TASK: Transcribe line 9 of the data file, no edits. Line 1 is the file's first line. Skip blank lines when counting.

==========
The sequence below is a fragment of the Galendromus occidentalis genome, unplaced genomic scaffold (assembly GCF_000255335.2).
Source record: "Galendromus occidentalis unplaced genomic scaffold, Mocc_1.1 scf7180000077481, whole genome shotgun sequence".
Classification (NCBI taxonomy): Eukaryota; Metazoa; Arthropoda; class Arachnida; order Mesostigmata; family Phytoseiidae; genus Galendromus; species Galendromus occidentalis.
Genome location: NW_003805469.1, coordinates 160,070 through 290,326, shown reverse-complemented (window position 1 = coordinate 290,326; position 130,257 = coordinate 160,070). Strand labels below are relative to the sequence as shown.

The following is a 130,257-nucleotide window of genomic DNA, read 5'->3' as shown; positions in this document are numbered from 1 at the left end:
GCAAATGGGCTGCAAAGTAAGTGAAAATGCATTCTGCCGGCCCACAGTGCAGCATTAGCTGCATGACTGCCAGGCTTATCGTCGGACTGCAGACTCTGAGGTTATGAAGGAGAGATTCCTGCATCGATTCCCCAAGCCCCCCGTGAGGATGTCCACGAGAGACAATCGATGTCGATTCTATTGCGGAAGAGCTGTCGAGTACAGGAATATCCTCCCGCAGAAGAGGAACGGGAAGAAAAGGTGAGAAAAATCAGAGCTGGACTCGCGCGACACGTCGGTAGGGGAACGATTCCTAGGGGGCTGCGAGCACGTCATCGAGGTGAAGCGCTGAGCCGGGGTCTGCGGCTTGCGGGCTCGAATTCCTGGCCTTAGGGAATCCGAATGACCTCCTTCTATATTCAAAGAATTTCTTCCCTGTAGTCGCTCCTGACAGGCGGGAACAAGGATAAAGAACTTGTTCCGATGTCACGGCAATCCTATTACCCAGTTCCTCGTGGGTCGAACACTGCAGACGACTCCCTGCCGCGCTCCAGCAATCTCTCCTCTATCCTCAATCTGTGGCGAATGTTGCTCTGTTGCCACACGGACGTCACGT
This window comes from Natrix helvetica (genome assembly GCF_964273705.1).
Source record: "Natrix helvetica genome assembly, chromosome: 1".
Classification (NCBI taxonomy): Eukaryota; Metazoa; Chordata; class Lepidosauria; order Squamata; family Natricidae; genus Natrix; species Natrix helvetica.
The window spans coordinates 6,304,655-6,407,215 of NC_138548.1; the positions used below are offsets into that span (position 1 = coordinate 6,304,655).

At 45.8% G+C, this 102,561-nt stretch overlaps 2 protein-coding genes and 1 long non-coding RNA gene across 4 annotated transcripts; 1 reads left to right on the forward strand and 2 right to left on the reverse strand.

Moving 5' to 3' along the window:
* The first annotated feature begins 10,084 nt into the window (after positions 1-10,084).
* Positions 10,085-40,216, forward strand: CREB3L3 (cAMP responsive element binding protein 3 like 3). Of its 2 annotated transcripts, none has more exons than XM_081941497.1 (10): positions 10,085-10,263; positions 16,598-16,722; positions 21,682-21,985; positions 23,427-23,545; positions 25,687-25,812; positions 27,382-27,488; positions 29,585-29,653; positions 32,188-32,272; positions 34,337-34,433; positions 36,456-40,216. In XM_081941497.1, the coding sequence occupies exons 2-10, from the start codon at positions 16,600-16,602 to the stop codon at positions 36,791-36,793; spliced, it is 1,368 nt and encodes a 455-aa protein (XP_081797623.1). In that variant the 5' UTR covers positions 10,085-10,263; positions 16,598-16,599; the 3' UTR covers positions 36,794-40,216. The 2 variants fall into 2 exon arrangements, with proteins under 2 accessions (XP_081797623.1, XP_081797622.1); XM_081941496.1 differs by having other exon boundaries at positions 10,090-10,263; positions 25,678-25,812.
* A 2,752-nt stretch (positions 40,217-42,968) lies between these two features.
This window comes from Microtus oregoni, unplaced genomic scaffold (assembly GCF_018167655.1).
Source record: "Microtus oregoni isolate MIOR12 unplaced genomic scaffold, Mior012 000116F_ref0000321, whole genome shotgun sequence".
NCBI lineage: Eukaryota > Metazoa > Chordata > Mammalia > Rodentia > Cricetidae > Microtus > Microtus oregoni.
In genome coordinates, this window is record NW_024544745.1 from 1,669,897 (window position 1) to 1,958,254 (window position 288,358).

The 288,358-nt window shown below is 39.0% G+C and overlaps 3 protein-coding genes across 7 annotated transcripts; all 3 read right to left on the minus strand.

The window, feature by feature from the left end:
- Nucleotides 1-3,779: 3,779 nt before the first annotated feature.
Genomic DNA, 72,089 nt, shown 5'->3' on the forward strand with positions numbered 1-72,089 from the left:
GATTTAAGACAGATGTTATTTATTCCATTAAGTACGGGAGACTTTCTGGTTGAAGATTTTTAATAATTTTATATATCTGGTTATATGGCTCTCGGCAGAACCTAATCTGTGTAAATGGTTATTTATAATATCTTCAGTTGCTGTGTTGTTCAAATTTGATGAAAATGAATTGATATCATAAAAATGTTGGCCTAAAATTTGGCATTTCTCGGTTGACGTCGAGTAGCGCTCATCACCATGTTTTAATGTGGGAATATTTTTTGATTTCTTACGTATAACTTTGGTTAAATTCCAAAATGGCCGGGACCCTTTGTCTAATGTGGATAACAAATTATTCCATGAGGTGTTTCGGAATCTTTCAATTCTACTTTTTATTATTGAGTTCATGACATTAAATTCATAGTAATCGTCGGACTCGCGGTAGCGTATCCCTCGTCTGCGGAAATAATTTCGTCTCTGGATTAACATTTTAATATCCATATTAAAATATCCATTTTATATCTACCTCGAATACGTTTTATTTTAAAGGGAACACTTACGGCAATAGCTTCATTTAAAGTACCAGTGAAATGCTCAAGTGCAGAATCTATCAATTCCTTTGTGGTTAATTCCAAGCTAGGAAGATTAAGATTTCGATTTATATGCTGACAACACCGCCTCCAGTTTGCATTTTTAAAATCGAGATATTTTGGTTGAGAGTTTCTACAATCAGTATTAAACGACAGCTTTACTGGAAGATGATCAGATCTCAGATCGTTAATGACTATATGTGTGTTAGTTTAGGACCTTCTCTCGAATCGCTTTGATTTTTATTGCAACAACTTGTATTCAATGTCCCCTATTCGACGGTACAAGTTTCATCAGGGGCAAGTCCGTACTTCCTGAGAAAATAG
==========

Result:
Classification (NCBI taxonomy): Eukaryota; Metazoa; Chordata; class Lepidosauria; order Squamata; family Natricidae; genus Natrix; species Natrix helvetica.